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Breastfeeding advice

Posted by proserpina (My Page) on
Sun, Feb 25, 07 at 0:40

I am due in a few weeks and I really really really want to breastfeed, but all my girlfriends seem to be of the "bottle is better" school.

Do you have any tips to share with me on how to successfully beat the initial difficult stage and then continue to do it serenly? Also, if you have tips just in general (like if one bra is better than another or concrete advice like that), I would really really appreciate all your help.

:o)


Follow-Up Postings:

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RE: Breastfeeding advice

I nursed all three of my kids. My best advice is to stay hydrated. Mommy can't produce milk if she isn't drinking enough water. It's hard to do when you don't have enough time for yourself.


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RE: Breastfeeding advice

Get the book, The Womanly Art of Breastfeeding and read it. Now. It is the La Leche League manual with lots of good information. I also like Karen Pryor's book.

It is important to be well rested as well as hydrated too. I know that is hard to manage as a new mom, but be sure to take a nap every day, avoid the itch to be too busy or social, and just concentrate on yourself and your baby. Be especially on guard for that 6 week growth spurt, when your baby's appetite seems to double overnight. If you are well rested and hydrated, you will manage it well. And if you make it through that first 6 weeks, you will do just fine. About 6 weeks post partum, mom is feeling great, confined, and wants to galavant. Please wait for week 7 so that you have the 6 week growth spurt behind you.

New babies are sleepy souls and not all that interested in nursing. I found it helps to cool them down as they nurse so they will stay awake. If you leave them all warm and cozy as they nurse, they just fall asleep promptly and quit nursing. So I would unwrap the blanket on them, take off their booties and twiddle their toes or ear lobes to keep them awake and nursing.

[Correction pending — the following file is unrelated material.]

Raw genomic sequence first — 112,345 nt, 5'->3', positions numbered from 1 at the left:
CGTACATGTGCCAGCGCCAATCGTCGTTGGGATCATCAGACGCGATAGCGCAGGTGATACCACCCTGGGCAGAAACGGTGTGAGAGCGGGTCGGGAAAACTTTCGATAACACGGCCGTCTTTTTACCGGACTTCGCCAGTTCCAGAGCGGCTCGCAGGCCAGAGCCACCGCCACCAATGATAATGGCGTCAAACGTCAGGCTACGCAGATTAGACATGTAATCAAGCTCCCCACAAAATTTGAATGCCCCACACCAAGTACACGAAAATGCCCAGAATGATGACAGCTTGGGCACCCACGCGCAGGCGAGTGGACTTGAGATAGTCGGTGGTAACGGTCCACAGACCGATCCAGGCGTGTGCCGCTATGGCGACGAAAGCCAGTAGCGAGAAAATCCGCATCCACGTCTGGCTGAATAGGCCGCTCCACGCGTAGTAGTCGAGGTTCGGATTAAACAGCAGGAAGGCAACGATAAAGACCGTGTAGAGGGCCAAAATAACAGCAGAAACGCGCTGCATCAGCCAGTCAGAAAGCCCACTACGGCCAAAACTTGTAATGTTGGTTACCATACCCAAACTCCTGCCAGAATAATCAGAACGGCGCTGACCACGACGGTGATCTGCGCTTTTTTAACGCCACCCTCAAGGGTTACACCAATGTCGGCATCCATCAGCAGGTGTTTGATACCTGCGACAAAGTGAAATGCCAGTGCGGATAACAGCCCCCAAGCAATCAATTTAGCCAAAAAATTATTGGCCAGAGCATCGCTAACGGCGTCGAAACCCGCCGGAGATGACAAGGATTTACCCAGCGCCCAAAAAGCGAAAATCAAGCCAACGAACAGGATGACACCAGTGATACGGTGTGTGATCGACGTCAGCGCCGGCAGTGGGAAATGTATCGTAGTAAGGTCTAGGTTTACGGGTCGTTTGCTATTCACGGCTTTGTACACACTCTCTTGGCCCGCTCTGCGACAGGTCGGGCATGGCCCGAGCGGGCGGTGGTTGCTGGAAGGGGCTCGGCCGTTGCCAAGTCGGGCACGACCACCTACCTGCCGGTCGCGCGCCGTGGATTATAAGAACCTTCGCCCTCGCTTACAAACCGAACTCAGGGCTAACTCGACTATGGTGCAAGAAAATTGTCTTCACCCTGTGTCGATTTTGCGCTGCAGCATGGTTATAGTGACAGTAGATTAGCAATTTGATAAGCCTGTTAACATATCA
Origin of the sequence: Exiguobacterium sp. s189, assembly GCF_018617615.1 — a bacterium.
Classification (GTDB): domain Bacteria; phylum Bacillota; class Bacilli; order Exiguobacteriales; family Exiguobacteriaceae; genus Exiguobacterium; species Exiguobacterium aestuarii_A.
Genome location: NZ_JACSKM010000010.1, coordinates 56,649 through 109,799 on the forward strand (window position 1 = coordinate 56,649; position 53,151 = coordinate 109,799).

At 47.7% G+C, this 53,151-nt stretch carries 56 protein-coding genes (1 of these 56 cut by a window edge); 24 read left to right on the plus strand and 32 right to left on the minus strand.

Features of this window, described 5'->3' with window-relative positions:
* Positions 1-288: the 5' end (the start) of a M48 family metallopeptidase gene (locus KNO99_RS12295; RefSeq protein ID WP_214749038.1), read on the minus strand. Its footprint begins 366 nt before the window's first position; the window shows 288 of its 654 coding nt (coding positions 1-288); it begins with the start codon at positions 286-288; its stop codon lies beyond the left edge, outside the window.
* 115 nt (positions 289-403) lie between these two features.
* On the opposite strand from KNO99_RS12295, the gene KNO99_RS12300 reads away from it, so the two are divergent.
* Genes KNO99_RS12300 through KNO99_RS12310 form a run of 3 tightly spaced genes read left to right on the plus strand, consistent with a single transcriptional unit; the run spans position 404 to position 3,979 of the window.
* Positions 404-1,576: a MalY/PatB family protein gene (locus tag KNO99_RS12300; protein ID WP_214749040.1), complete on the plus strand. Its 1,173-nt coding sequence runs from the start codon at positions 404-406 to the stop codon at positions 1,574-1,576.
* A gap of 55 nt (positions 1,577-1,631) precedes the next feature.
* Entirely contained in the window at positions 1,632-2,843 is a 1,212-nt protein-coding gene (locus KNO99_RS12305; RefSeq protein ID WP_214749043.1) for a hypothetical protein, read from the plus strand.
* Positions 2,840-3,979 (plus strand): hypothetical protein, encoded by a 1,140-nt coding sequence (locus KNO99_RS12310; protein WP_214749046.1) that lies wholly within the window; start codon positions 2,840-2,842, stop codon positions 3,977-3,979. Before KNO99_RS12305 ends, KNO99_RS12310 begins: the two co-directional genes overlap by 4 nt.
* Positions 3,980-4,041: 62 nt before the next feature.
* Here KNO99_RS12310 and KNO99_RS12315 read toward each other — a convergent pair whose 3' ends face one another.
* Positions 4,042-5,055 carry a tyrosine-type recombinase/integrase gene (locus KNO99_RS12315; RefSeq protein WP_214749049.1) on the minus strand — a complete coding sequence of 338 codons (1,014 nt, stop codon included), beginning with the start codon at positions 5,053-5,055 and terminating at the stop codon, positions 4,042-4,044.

I nursed 3 and managed well with the two books I mentioned above as my advisors. It gets easier the longer you nurse.


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RE: Breastfeeding advice

Latching is the most problematic during the first few days. A poor latch can cause alot of discomfort for the newborn and you. Allow others (nurse, midwife) to help you get the hang of latching. For the first few days after the birth of my babies I didn't wait until they were really hungry to try the latch. That way it wasn't frantic and the baby was calm (I was calm) and the process was a lot easier. I was fortunate and was able to breastfeed my first child until 18 months and I am still nursing my second child (15 months). I had problems with my first child with not producing enough breast milk. I wasn't getting the right advice from professionals. After 3 weeks I started to supplement with formula and continued to nurse. This method worked for me. The bottom line is the baby needs to be fed. After about 6 weeks I was producing enough to breastfeed exclusively. Keep in mind that you have to do what is right for you and the baby. I did find breastfeeding to be extremely convenient. For the three weeks I was supplementing with formula the mixing and sterilizing of bottles was just an extra chore at a time when you have enough going on.


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RE: Breastfeeding advice

One way I found to keep my baby awake was rubbing her head. As well as ideas mentioned above.

We had no problem establishing latching within the first 12 hours, but I was under the impression I needed to try every two hours anyways. So, after 26 hours of labor and having an almost 10 pound baby, I tried every 2 hours like was suggested. I found out later, they just reccommend that for practice, baby really gets the sugary liquid (forget the name) in trace amounts until the milk comes in. It is beneficial, but milk is what they need. So, try and take advantage of the rest and help received in the hospital, and not worry so much about getting it right immediately.

Also, my milk didn't come in for the first six days. Baby was HUNGRY by day 2. Everything I read about making breastfeeding work, said DO NOT introduce the pacifier or bottle until after at least six weeks. But, I had to supplement in those first few days, she was so hungry. My husband gave her that first bottle when she was 3 days old in the wee hours of the morning. He said he could hear the thud of the milk hitting her stomach. She did well with supplementation. Also, recent studies suggest that the pacifier can reduce the risk of SIDS.